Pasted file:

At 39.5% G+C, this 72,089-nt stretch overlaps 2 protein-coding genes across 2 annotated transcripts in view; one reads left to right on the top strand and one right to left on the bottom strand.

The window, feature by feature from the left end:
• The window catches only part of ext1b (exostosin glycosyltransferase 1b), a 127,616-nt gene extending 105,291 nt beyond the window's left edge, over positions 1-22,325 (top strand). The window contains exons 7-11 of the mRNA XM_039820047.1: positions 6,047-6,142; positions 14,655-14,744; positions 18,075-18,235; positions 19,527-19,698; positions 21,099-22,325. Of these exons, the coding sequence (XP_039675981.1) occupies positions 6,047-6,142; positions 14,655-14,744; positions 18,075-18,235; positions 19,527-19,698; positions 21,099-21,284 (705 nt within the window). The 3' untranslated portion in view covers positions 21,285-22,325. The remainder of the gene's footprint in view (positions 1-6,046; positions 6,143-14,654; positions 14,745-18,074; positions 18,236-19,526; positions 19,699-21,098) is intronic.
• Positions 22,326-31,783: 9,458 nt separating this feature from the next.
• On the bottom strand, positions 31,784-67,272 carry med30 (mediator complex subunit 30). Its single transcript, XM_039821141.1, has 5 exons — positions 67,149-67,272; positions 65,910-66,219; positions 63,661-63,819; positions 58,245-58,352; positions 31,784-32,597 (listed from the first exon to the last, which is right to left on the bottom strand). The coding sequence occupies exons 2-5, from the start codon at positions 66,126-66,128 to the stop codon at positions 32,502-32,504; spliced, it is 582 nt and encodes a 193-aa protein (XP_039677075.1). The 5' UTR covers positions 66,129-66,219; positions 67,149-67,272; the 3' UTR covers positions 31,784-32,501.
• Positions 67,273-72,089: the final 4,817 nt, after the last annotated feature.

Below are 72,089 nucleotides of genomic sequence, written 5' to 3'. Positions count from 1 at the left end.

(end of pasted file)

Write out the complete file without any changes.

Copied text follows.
At 39.5% G+C, this 72,089-nt stretch overlaps 2 protein-coding genes across 2 annotated transcripts in view; one reads left to right on the top strand and one right to left on the bottom strand.

The window, feature by feature from the left end:
• The window catches only part of ext1b (exostosin glycosyltransferase 1b), a 127,616-nt gene extending 105,291 nt beyond the window's left edge, over positions 1-22,325 (top strand). The window contains exons 7-11 of the mRNA XM_039820047.1: positions 6,047-6,142; positions 14,655-14,744; positions 18,075-18,235; positions 19,527-19,698; positions 21,099-22,325. Of these exons, the coding sequence (XP_039675981.1) occupies positions 6,047-6,142; positions 14,655-14,744; positions 18,075-18,235; positions 19,527-19,698; positions 21,099-21,284 (705 nt within the window). The 3' untranslated portion in view covers positions 21,285-22,325. The remainder of the gene's footprint in view (positions 1-6,046; positions 6,143-14,654; positions 14,745-18,074; positions 18,236-19,526; positions 19,699-21,098) is intronic.
• Positions 22,326-31,783: 9,458 nt separating this feature from the next.
• On the bottom strand, positions 31,784-67,272 carry med30 (mediator complex subunit 30). Its single transcript, XM_039821141.1, has 5 exons — positions 67,149-67,272; positions 65,910-66,219; positions 63,661-63,819; positions 58,245-58,352; positions 31,784-32,597 (listed from the first exon to the last, which is right to left on the bottom strand). The coding sequence occupies exons 2-5, from the start codon at positions 66,126-66,128 to the stop codon at positions 32,502-32,504; spliced, it is 582 nt and encodes a 193-aa protein (XP_039677075.1). The 5' UTR covers positions 66,129-66,219; positions 67,149-67,272; the 3' UTR covers positions 31,784-32,501.
• Positions 67,273-72,089: the final 4,817 nt, after the last annotated feature.

Below are 72,089 nucleotides of genomic sequence, written 5' to 3'. Positions count from 1 at the left end.